w8-C - Math 20C Multivariable Calculus Lecture 20 1 ' $...

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Unformatted text preview: Math 20C Multivariable Calculus Lecture 20 1 ' $ Double integrals on regions Slide 1 Regions in Cartesian coordinates (Sec. 15.3) Type I: Regions functions y(x). Type II: Regions functions x(y). & % ' $ Regions in Cartesian coordinates y(x): Type I z f(x,y) Slide 2 y g(x) 1 f(x,g(x)) 0 f(x,g(x)) 1 x0 y g(x) 0 x1 g(x) 0 g(x) 1 x0 x1 x x & % Math 20C Multivariable Calculus Lecture 20 2 ' $ Regions in Cartesian coordinates y(x): Type I Theorem 1 Let g0 (x), g1 (x) be two continuous functions defined on an interval [x0 , x1 ], and such that g0 (x) g1 (x). Let f (x, y) be a continuous function in D = {(x, y) I 2 : x0 x x1 , R x1 Slide 3 g0 (x) y g1 (x)}. g1 (x) Then, the integral of f (x, y) in D is given by f (x, y) dxdy = D x0 g0 (x) f (x, y)dy dx. & % ' $ Cartesian Type I: Find the f (x, y) = x2 + y 2 , on . y D f (x, y) dxdy for x2 y x} D = {(x, y) I 2 : 0 x 1, R Slide 4 g(x) = x 1 g(x) = x 2 0 0 & 1 x % Math 20C Multivariable Calculus Lecture 20 3 ' 1 x x2 1 $ f (x, y) dxdy = D 0 (x2 + y 2 )dy dx, 1 3x y |x 2 3 dx, = 0 1 x2 (y|x2 ) + x Slide 5 = 0 1 1 x2 (x - x2 ) + (x3 - x6 ) dx, 3 1 1 x3 - x4 + x3 - x6 dx, 3 3 1 = 0 = 1 4 1 5 1 1 x - x + x4 - x7 4 5 12 21 1 1 1 9 = - - = . 3 5 21 357 , 0 & % ' $ Regions in Cartesian coordinates x(y): Type II y z f(x,y) Slide 6 y1 f(h(y),y) 0 f(h(y),y) 1 y0 y1 h(y) 0 y y h(y) 0 h(y) 1 0 h(y) 1 x x & % Math 20C Multivariable Calculus Lecture 20 4 ' $ Regions in Cartesian coordinates x(y): Type II Theorem 2 Let h0 (y), h1 (y) be two continuous functions defined on an interval [y0 , y1 ], and such that h0 (y) h1 (y). Let f (x, y) be a continuous function in D = {(x, y) I 2 : h0 (y) x h1 (y), R y1 h1 (y) Slide 7 y0 y y1 }. Then, the integral of f (x, y) in D is given by f (x, y) dxdy = D y0 h0 (y) f (x, y)dx dy. & % ' Cartesian Type II: Find the D f (x, y) dxdy for x2 y x} $ f (x, y) = x2 + y 2 , on . y 1 D = {(x, y) I 2 : 0 x 1, R Slide 8 h(y)=y 0 h(y) = y 1 0 1 x Notice that h0 (y) = y, and h1 (y) = y. Then, y, y0 y y1 }. D = {(x, y) I 2 : h0 (y) = y x h1 (y) = R & % Math 20C Multivariable Calculus Lecture 20 5 ' Z Z Z 1 0 $ Z y f (x, y) dxdy = D Slide 9 " " " " 1 y y x3 |y = + y 2 x|y dy, 3 0 Z 1 1 3/2 (y - y 3 ) + y 2 (y 1/2 - y) dy, = 3 0 Z 1 1 3/2 1 3 y - y + y 5/2 - y 3 dy, = 3 3 0 1 1 2 5/2 1 1 4 2 7/2 1 4 = y - y + y - y , 35 34 7 4 0 2 1 2 1 9 = - + - = . 15 12 7 4 357 Z 1 y (x2 + y 2 )dx dy, & % ' $ Integrate f (x, y) = 2xy in the region bounded by y = 0, y = x and y + x = 2 y 2 y = -x + 2 y=x 1 D 1 1 x Slide 10 2 2 x 2-x f dxdy = D 0 0 2xy dy dx + 1 0 2xy dy dx. % & Math 20C Multivariable Calculus Lecture 20 6 ' $ Integrate f (x, y) = 2xy in the region bounded by y = 0, y = x and y + x = 2 y 2 y = -x + 2 y=x 1 D 1 1 Slide 11 2 2-y x f dxdy = D 0 y 2xy dx dy. % & ' $ Find the n D 2 f (x, y) dxdy for f (x, y) = 1, and x2 9 D = (x, y) I : R + y2 4 1 o Slide 12 As type I, then, g1 (x) = 3 1 - y 2 /4, As type II, then, h1 (x) = 2 1 - x2 /9, & g0 (x) = -3 h0 (y) = -2 1 - y 2 /4. 1 - x2 /9. % Math 20C Multivariable Calculus Lecture 21 7 ' $ D 2 Find the n f (x, y) dxdy for f (x, y) = 1, and x2 9 D = (x, y) I : R + y2 4 1 o y 2 x /4 + y /9 = 1 2 2 3 x Slide 13 y 2 2 y = g 1(x) = 1- x /9 y 2 2 x = h (y) = 1- y /4 1 3 2 x 2 x = h (y) = - 1- y /4 0 3 x y = g (x) = - 1- x /9 0 & % ' $ Double integrals on regions in polar coordinates Slide 14 Regions in Cartesian coordinates (Sec. 15.4) Type I: Regions functions r(). Type II: Regions functions (r). & % Math 20C Multivariable Calculus Lecture 21 8 ' Review of polar coordinates $ Slide 15 Definition 1 Let (x, y) be Cartesian coordinates in I 2 . R Then, polar coordinates (r, ) are defined in I 2 - {(0, 0)}, and given by R y . r = x2 + y 2 , = arctan x The inverse expression is x = r cos(), y = r sin(). & y r 0 x % ' $ Double integrals in polar coordinates on disk sections Theorem 3 If f (r, ) in continuous in Slide 16 D = {(r, ) : 0 < r0 r r1 , 1 r1 0 1 < 2}, f (r, ) r drd. then D f (r, ) dA = 0 r0 Disk sections in polar coordinates rectangular sections in Cartesian coordinates & % Math 20C Multivariable Calculus ' Disk sections in polar coordinates rectangular sections in Cartesian coordinates y y y Slide 18 Slide 17 & & ' The region D is D = (r, ) I 2 : 0 R Compute the integral of f (x, y) = x2 + 2y 2 on Translate to polar coordinates. x = r cos(), y = r sin(). Then D = {(x, y) I 2 : 0 y, R y0 1 x0 x0 x x 1 , Z Z y0 y y 1 , D f (r, )dA = f (r, ) = r 2 + r2 sin2 (). = x1 "Z Z 0 0 x, /2 0 /2 x Z (1 + sin ()) d 1 2 1 x2 + y 2 2} 0 0 1 2. r2 (1 + sin2 ())r drd, # "Z 2 0 r0 r r1 , r0 , 2 01 Lecture 21 1r 00 1 2 r dr , 2 . 3 r1 # x % $ % $ 9 Math 20C Multivariable Calculus Lecture 21 10 ' $ Example: Continuation Z Z # 1 1 4 2 f (r, )dA = + (1 - cos(2)) d (r |1 ) , 2 4 D 0 1 /2 1 3 /2 = + (|0 ) - (sin(2)|0 ) , 2 2 4 4 i 3 h , + = 4 2 4 Z Z 9 9 = f (r, )dA = , . 16 16 D /2 (|0 ) " Slide 19 Z /2 & % ' Integrate f (x, y) = e-(x D = {(r, ) R : 2 2 +y 2 ) on Z Z $ 0 , 2 0 r 2} e-(x 2 +y 2 ) Notice, f (r, ) = e-r , then, Slide 20 substitute u = r 2 , then du = 2r dr, then Z Z Z Z 2 2 1 4 -u e-(x +y ) dA = e dud 2 0 0 D Z 1 (-e-u |4 )d, = 0 2 0 ,, 1 = 1- 4 , 2 e Z Z e-(x D 2 Z Z 2 0 dA = e-r r drd, 2 D 0 +y 2 ) dA = 2 ,, 1 1- 4 . e & % Math 20C Multivariable Calculus Lecture 21 11 ' $ Summarizing, from Cartesian to polar Theorem 4 Let f (x, y) be a continuous function on a domain D, where (x, y) represent Cartesian coordinates. Let (r, ) be polar coordinates. Then the following formula holds, f (x, y) dxdy = D D Slide 21 f (r cos(), r sin())r drd. & % ' Domains in type I in polar coordinates ( (r, ) I 2 : R 0 h0 () r h1 (), 0 1 ) $ D= . Slide 22 y h1(0) h0(0) 00 x % 01 & Math 20C Multivariable Calculus Lecture 21 12 ' $ Type I in polar coordinates Theorem 5 Let 0 < h0 () h1 () be two continuous functions defined on an interval [0 , 1 ]. Let f (r, ) be a continuous function in Slide 23 D= ( (r, ) I : R 2 0 h0 () r h1 (), 0 1 ) . Then, the integral of f (r, ) in D is given by 1 h1 () f (r, ) dA = D 0 h0 () f (r, )r dr d. & % ' Find the area of intersection of the two circles r = cos() and r = sin() y $ r=sin(0) Slide 24 1/2 r=cos(0) 1/2 x & % Math 20C Multivariable Calculus Lecture 21 13 ' Find the area of intersection of the two circles r = cos() and r = sin() A= = Z /4 0 /4 $ Slide 25 1 cos2 () d, /4 2 0 Z /4 Z /2 1 1 = [1 - cos(2)] d + [1 + cos(2)] d, 4 0 /4 4 " " 1 " " 1 1 /4 /2 - 0 - sin(2)|0 + - + sin(2)|/4 , = 4 4 2 2 4 2 ,, ,, 1 1 1 - -0 + 0- , = 4 2 2 2 1 sin2 () d + 2 = 1 - 8 4 A= 1 ( - 2) . 8 Z Z sin() r dr d + 0 Z /2 Z /2 /4 Z cos() r dr d, 0 & % ' Find the volume between the sphere x2 + y 2 + z 2 = 1 and the cone z = x2 + y 2 z $ z Slide 26 R x y y x z= & 1 - r2, z = r. % Math 20C Multivariable Calculus Lecture 21 14 ' $ Find the volume between the sphere x2 + y 2 + z 2 = 1 and the cone z = x2 + y 2 z z z Slide 27 y x = y x - x y 2 r0 0 V = 0 2 r0 1 - r 2 (rdr)d - r (rdr)d. 0 0 & % ' Find the volume between the sphere x2 + y 2 + z 2 = 1 and the cone z = x2 + y 2 ,,Z 2 $ V = d 0 1/ 0 = 2 Slide 28 = 2 Z 1 1 1 u1/2 du - r3 2 1/2 3 0 1 1 1 2 3/2 1 = 2 u - , 2 3 1/2 3 23/2 1 1 2 1 - 3/2 - 3/2 , = 3 2 2 Z 2 Z p 1/ 0 2 hp 1- r2 - r rdr 2 1 - r2 rdr - 0 1/2 Z 1/ r2 dr , i ! , u = 1 - r2 , V = " " 2- 2 . 3 & % Math 20C Multivariable Calculus Lecture 21 15 ' Type II in polar coordinates $ Theorem 6 Let g0 (r), g1 (r) be two continuous functions defined on an interval [r0 , r1 ], and such that 0 < g0 (r) g1 (r) < 2. Let f (r, ) be a continuous function in Slide 29 D = {(r, ) I 2 : 0 < r0 r r1 , R Then, the integral of f (r, ) in D is given by r1 g1 (r) 0 < g0 (r) g1 (r) < 2}. f (r, ) dA = D r0 g0 (r) f (r, )d rdr. % & ...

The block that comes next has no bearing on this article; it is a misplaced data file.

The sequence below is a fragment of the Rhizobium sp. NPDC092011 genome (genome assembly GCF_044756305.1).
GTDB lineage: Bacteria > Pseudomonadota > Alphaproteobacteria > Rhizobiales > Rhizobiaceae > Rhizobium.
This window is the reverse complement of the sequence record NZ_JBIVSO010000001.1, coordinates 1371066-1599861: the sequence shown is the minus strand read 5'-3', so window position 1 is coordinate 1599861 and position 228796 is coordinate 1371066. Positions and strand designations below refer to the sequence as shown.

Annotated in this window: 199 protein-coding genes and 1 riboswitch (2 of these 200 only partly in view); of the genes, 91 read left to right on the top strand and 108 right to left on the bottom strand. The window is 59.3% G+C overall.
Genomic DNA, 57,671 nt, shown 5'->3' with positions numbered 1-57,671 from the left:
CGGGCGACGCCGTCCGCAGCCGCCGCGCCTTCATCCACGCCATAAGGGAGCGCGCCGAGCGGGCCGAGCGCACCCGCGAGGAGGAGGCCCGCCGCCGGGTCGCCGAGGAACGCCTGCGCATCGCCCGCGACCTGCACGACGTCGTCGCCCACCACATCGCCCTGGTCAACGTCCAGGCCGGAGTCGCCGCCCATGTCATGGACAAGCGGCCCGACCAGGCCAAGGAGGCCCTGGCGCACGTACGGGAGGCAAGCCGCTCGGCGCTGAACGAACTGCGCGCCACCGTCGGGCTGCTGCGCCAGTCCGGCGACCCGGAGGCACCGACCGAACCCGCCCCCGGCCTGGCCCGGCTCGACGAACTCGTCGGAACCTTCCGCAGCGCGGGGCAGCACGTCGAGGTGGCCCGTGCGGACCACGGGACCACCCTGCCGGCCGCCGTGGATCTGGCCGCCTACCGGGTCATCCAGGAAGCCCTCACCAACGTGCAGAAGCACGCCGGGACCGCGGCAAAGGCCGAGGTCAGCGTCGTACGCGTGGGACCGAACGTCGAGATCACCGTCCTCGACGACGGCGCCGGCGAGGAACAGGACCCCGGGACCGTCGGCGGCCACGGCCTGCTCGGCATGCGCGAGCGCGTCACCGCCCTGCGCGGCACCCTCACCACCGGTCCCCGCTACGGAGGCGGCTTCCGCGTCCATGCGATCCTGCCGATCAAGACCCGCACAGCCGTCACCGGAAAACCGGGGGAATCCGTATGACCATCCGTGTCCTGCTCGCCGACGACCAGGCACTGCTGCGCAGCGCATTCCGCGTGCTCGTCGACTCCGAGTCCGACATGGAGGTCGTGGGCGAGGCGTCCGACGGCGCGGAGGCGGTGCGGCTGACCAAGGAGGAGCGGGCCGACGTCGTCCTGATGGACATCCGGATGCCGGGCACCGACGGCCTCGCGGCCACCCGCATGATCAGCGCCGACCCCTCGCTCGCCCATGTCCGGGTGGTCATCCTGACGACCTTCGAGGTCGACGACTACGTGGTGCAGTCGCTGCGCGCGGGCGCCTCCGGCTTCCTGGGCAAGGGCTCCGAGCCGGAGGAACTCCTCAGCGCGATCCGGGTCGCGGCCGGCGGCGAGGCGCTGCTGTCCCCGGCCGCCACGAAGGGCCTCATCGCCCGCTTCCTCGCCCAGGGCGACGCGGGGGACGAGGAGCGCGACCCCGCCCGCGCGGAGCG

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This note was uploaded on 04/30/2008 for the course MATH 20C taught by Professor Helton during the Spring '08 term at UCSD.